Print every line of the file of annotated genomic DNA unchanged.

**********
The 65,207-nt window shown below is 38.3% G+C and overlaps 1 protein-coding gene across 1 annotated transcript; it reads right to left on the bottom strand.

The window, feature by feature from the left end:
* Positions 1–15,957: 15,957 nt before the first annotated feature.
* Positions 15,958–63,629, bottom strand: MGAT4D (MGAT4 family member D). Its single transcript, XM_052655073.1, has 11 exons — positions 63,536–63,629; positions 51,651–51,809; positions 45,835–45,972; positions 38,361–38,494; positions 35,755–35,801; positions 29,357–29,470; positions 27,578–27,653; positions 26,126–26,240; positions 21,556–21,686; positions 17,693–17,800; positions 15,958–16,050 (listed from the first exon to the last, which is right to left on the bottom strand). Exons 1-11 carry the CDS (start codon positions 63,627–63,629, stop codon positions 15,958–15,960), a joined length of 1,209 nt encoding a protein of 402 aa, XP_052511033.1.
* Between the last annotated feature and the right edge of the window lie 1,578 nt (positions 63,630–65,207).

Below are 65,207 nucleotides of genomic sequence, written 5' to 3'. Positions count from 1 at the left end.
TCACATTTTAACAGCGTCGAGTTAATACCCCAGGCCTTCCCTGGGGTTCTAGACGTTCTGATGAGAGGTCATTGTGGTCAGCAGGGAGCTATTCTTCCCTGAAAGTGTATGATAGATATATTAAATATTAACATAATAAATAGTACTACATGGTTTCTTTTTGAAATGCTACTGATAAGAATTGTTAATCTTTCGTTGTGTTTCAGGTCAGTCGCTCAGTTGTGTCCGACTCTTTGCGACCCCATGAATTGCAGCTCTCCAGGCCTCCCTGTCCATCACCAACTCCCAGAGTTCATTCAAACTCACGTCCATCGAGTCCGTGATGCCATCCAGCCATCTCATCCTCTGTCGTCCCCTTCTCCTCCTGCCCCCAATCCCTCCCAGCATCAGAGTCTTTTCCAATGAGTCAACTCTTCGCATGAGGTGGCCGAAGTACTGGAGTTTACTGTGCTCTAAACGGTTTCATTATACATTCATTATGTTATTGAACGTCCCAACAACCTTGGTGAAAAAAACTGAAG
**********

The 65,207-nt window shown below is 38.3% G+C and overlaps 1 protein-coding gene across 1 annotated transcript; it reads right to left on the bottom strand.

The window, feature by feature from the left end:
* Positions 1–15,957: 15,957 nt before the first annotated feature.
* Positions 15,958–63,629, bottom strand: MGAT4D (MGAT4 family member D). Its single transcript, XM_052655073.1, has 11 exons — positions 63,536–63,629; positions 51,651–51,809; positions 45,835–45,972; positions 38,361–38,494; positions 35,755–35,801; positions 29,357–29,470; positions 27,578–27,653; positions 26,126–26,240; positions 21,556–21,686; positions 17,693–17,800; positions 15,958–16,050 (listed from the first exon to the last, which is right to left on the bottom strand). Exons 1-11 carry the CDS (start codon positions 63,627–63,629, stop codon positions 15,958–15,960), a joined length of 1,209 nt encoding a protein of 402 aa, XP_052511033.1.
* Between the last annotated feature and the right edge of the window lie 1,578 nt (positions 63,630–65,207).

Below are 65,207 nucleotides of genomic sequence, written 5' to 3'. Positions count from 1 at the left end.
TCACATTTTAACAGCGTCGAGTTAATACCCCAGGCCTTCCCTGGGGTTCTAGACGTTCTGATGAGAGGTCATTGTGGTCAGCAGGGAGCTATTCTTCCCTGAAAGTGTATGATAGATATATTAAATATTAACATAATAAATAGTACTACATGGTTTCTTTTTGAAATGCTACTGATAAGAATTGTTAATCTTTCGTTGTGTTTCAGGTCAGTCGCTCAGTTGTGTCCGACTCTTTGCGACCCCATGAATTGCAGCTCTCCAGGCCTCCCTGTCCATCACCAACTCCCAGAGTTCATTCAAACTCACGTCCATCGAGTCCGTGATGCCATCCAGCCATCTCATCCTCTGTCGTCCCCTTCTCCTCCTGCCCCCAATCCCTCCCAGCATCAGAGTCTTTTCCAATGAGTCAACTCTTCGCATGAGGTGGCCGAAGTACTGGAGTTTACTGTGCTCTAAACGGTTTCATTATACATTCATTATGTTATTGAACGTCCCAACAACCTTGGTGAAAAAAACTGAAG